Advanced Search
MyIDEAS: Login to save this paper or follow this series

Food Away From Home: How much does it really influence diet quality?

Contents:

Author Info

  • Mancino, Lisa
  • Todd, Jessica E.
  • Lin, Biing-Hwan

Abstract

This study confirms that eating food away from home (FAFH) adversely affects dietary intake. By looking at changes within individuals’ dietary intake over two days, thus controlling for self-selection issues, we find that FAFH causes increased caloric intake and reduced diet quality. Our estimates on the effect of specific meals show that lunch and dinner consumed away from home have the largest effect on total daily caloric intake, but that breakfast has the largest negative effect on total diet quality. In particular, eating breakfast away from home decreases intake of fruit, whole grains and dairy and increases the percent of calories from saturated fats and solid fats, alcohol and added sugar. Eating lunch and dinner away from home also reduce diet quality, affecting similar dietary components, with dinner away from home also reducing vegetable intake. Unlike past studies based on correlation analyses, this study shows how FAFH can have a causal impact on weight gain.

Download Info

If you experience problems downloading a file, check if you have the proper application to view it first. In case of further problems read the IDEAS help page. Note that these files are not on the IDEAS site. Please be patient as the files may be large.
File URL: http://purl.umn.edu/49251
Download Restriction: no

Bibliographic Info

Paper provided by Agricultural and Applied Economics Association in its series 2009 Annual Meeting, July 26-28, 2009, Milwaukee, Wisconsin with number 49251.

as in new window
Length:
Date of creation: 2009
Date of revision:
Handle: RePEc:ags:aaea09:49251

Contact details of provider:
Postal: 555 East Wells Street, Suite 1100, Milwaukee, Wisconsin 53202
Phone: (414) 918-3190
Fax: (414) 276-3349
Email:
Web page: http://www.aaea.org
More information through EDIRC

Related research

Keywords: obesity; food choice; obesity; fixed effects; Food Consumption/Nutrition/Food Safety;

This paper has been announced in the following NEP Reports:

References

References listed on IDEAS
Please report citation or reference errors to , or , if you are the registered author of the cited work, log in to your RePEc Author Service profile, click on "citations" and make appropriate adjustments.:
as in new window
  1. Mancino, Lisa & Kuchler, Fred & Leibtag, Ephraim, 2008. "Getting consumers to eat more whole-grains: The role of policy, information, and food manufacturers," Food Policy, Elsevier, vol. 33(6), pages 489-496, December.
  2. David M. Cutler & Edward L. Glaeser & Jesse M. Shapiro, 2003. "Why Have Americans Become More Obese?," Harvard Institute of Economic Research Working Papers 1994, Harvard - Institute of Economic Research.
  3. Michael L. Anderson & David A. Matsa, 2011. "Are Restaurants Really Supersizing America?," American Economic Journal: Applied Economics, American Economic Association, vol. 3(1), pages 152-88, January.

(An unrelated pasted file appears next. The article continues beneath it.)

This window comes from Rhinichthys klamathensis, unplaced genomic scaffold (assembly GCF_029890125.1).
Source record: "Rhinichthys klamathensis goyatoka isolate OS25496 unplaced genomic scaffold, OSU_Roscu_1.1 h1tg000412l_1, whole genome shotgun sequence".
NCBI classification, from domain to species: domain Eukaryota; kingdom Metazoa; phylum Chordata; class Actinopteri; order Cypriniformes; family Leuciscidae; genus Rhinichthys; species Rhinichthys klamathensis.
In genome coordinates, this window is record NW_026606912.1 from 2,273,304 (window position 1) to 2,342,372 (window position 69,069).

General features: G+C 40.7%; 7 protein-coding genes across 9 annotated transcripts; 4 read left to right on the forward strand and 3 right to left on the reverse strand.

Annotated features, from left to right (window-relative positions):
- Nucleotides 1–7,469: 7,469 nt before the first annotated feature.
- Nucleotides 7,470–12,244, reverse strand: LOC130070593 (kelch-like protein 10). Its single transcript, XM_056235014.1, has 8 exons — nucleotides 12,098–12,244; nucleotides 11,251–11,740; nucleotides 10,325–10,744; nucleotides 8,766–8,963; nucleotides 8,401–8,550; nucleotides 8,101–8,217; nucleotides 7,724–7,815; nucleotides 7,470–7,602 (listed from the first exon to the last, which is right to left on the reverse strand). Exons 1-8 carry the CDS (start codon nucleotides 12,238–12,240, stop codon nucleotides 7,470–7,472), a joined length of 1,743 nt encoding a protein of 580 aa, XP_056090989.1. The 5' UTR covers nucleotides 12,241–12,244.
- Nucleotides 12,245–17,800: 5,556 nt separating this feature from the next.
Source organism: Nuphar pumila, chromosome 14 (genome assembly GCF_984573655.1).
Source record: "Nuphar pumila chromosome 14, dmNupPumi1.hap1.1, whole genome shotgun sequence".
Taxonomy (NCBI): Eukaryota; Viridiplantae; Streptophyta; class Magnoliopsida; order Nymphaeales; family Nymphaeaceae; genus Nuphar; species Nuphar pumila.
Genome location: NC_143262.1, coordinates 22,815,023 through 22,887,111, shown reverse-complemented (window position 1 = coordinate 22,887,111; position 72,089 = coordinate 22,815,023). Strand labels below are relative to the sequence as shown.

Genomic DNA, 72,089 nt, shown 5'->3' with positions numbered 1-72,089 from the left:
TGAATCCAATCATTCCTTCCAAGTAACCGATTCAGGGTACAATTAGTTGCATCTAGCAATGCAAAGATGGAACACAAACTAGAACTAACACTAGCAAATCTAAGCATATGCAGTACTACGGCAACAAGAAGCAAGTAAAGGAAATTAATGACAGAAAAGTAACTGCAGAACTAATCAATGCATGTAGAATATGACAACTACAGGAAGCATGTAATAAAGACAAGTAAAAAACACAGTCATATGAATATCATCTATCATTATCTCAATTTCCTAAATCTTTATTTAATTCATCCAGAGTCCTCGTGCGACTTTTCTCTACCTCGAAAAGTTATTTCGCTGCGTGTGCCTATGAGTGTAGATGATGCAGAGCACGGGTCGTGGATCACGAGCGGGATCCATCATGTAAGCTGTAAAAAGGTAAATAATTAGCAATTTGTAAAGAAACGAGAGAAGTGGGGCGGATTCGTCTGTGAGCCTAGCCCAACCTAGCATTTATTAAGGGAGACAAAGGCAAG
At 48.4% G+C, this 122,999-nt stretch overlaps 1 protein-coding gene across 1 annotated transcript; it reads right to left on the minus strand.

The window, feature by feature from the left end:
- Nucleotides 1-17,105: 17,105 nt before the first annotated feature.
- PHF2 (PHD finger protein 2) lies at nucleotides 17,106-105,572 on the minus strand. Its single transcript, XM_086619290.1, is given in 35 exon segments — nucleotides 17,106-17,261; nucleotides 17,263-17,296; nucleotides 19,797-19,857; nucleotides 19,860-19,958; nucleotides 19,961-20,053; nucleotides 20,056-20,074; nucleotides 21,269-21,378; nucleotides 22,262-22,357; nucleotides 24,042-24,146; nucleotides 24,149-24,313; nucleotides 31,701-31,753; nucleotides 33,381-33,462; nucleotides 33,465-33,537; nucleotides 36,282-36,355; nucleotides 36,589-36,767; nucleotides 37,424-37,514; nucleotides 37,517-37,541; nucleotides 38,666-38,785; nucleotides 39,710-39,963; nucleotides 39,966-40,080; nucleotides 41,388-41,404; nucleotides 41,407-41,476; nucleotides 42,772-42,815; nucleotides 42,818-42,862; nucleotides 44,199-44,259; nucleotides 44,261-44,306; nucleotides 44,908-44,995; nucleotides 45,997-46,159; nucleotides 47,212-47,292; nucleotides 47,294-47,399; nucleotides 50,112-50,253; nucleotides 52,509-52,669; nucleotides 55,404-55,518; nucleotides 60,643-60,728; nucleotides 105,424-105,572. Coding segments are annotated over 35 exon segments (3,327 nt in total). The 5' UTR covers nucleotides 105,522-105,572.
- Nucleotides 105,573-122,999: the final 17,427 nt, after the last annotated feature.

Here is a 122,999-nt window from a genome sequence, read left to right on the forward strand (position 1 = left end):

4. Chou, Shin-Yi & Grossman, Michael & Saffer, Henry, 2004. "An economic analysis of adult obesity: results from the Behavioral Risk Factor Surveillance System," Journal of Health Economics, Elsevier, vol. 23(3), pages 565-587, May.
  5. Todd, Jessica E. & Variyam, Jayachandran N., 2008. "The Decline in Consumer Use of Food Nutrition Labels, 1995-2006," Economic Research Report 56466, United States Department of Agriculture, Economic Research Service.
  6. Shapiro, Jesse & Glaeser, Edward & Cutler, David, 2003. "Why Have Americans Become More Obese," Scholarly Articles 2640583, Harvard University Department of Economics.
Full references (including those not matched with items on IDEAS)

Citations

Lists

This item is not listed on Wikipedia, on a reading list or among the top items on IDEAS.

Statistics

Access and download statistics

Corrections

When requesting a correction, please mention this item's handle: RePEc:ags:aaea09:49251. See general information about how to correct material in RePEc.

For technical questions regarding this item, or to correct its authors, title, abstract, bibliographic or download information, contact: (AgEcon Search).

If you have authored this item and are not yet registered with RePEc, we encourage you to do it here. This allows to link your profile to this item. It also allows you to accept potential citations to this item that we are uncertain about.

If references are entirely missing, you can add them using this form.

If the full references list an item that is present in RePEc, but the system did not link to it, you can help with this form.

If you know of missing items citing this one, you can help us creating those links by adding the relevant references in the same way as above, for each refering item. If you are a registered author of this item, you may also want to check the "citations" tab in your profile, as there may be some citations waiting for confirmation.

Please note that corrections may take a couple of weeks to filter through the various RePEc services.